A podiatrist is a Doctor of Podiatric Medicine (DPM). Podiatrists are specialists in diagnosing, treating and preventing foot and ankle conditions, diseases, disorders and injuries. They are entirely devoted to all areas of medicine that concern the lower extremities, which includes treatment of the musculoskeletal system as it relates to the foot and ankle. 

Some of the most common conditions and injuries podiatrists treat:

  • Ankle sprains and fractures
  • Broken foot or toes
  • Plantar fasciitis, bone spurs, and neuromas
  • Metatarsalgia
  • Deformities of the feet (bunions, hammertoe)
  • Hallux rigidus
  • Gout
  • Flat feet
  • Infections of the lower extremity 
  • Diabetes as it relates to the foot (Neuropathy Pain)
  • Arthritis and other joint diseases that affect the foot and ankle
  • Abnormal mechanics of the lower extremity 
  • Circulation problems (varicose veins, spider veins, swelling of legs)
  • Dermatological problems (ingrown nails, calluses, skin tags, skin lesions)

As podiatrists are surgeons, they specialize in a wide range of surgeries to the foot, ankle and lower leg. A few examples are surgeries for ankle fractures, soft tissue injuries (i.e. Achilles tendon ruptures), and reconstructive procedures. 

Note: Surgeries are typically a “last resort” option. With new technology, there are more and more ways to treat conditions without surgery. Podiatrists like Dr. Ian Goldbaum take pride in being up to the minute with all the newest advancements. Overall, the least invasive treatment with the best result is the goal.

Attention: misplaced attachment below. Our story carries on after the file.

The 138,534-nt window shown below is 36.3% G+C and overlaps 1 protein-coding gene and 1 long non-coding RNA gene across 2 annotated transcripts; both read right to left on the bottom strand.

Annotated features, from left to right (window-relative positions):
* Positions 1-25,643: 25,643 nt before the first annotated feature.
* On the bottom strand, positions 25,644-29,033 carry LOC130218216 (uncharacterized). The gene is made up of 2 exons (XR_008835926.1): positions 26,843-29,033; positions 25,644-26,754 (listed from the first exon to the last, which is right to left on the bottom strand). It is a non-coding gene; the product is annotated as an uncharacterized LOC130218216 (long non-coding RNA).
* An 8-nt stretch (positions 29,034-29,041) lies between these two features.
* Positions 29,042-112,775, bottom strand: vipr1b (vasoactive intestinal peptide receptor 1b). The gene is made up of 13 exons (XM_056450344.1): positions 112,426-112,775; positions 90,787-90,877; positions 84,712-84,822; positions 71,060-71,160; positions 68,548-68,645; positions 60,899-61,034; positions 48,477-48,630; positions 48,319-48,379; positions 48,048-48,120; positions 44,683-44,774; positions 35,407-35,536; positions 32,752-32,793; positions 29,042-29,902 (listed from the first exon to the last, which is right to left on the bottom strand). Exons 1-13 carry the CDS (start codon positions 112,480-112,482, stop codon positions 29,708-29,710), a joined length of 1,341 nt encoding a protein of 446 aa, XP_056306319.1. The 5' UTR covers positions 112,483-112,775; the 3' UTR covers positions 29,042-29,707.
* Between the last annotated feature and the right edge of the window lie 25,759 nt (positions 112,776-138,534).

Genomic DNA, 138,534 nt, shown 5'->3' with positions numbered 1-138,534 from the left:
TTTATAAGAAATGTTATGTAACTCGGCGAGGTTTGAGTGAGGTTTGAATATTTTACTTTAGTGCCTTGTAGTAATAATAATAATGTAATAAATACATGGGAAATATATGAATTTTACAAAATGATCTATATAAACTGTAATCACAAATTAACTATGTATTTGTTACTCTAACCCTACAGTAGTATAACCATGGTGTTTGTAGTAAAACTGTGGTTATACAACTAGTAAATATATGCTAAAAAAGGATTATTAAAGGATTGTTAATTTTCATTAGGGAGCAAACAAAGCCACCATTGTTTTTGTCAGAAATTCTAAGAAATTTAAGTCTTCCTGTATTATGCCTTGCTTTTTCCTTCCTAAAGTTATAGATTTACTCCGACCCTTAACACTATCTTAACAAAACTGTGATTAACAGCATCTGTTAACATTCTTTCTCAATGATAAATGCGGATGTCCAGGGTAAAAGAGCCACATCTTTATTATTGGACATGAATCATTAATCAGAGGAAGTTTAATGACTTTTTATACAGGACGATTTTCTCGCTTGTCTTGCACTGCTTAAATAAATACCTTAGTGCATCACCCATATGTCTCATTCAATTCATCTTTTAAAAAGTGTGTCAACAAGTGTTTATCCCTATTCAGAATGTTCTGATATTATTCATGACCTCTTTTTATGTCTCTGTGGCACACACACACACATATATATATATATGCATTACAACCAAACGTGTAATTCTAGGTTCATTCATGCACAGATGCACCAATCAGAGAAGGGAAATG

Podiatrists also prescribe medications and physical therapy. What’s more, they evaluate and treat skin conditions, vascular disorders, neurological disorders, and diseases that have symptoms that occur in the foot and ankle (i.e. diabetes).

All in all, podiatrists are a vital part of the health care system, treating everything from minor to severe foot and ankle issues. 

Podiatrist Schooling

  • 4 years of undergraduate school 
  • 4 years at an accredited podiatric medical school
  • 3 to 4 years of residency training, which is emphasized entirely on foot and ankle treatment and surgery

From the start of pediatric medical school and residency, a podiatrist’s sole focus is on the foot and ankle. 

Some podiatrists go on to complete a one or two year fellowship after their residency.

Podiatrist vs Chiropodist

Because a lot of people ask us “what is the difference between podiatrists and chiropodists?”, we thought we’d quickly answer this here. The only difference between the two is the name. Pre-1993, podiatry was called chiropody. Since then, “podiatry” and “podiatrist” have become the customary name for this practice. Thus, “Podiatrist” is the up-to-date and prevailing term for the foot and ankle medical specialty.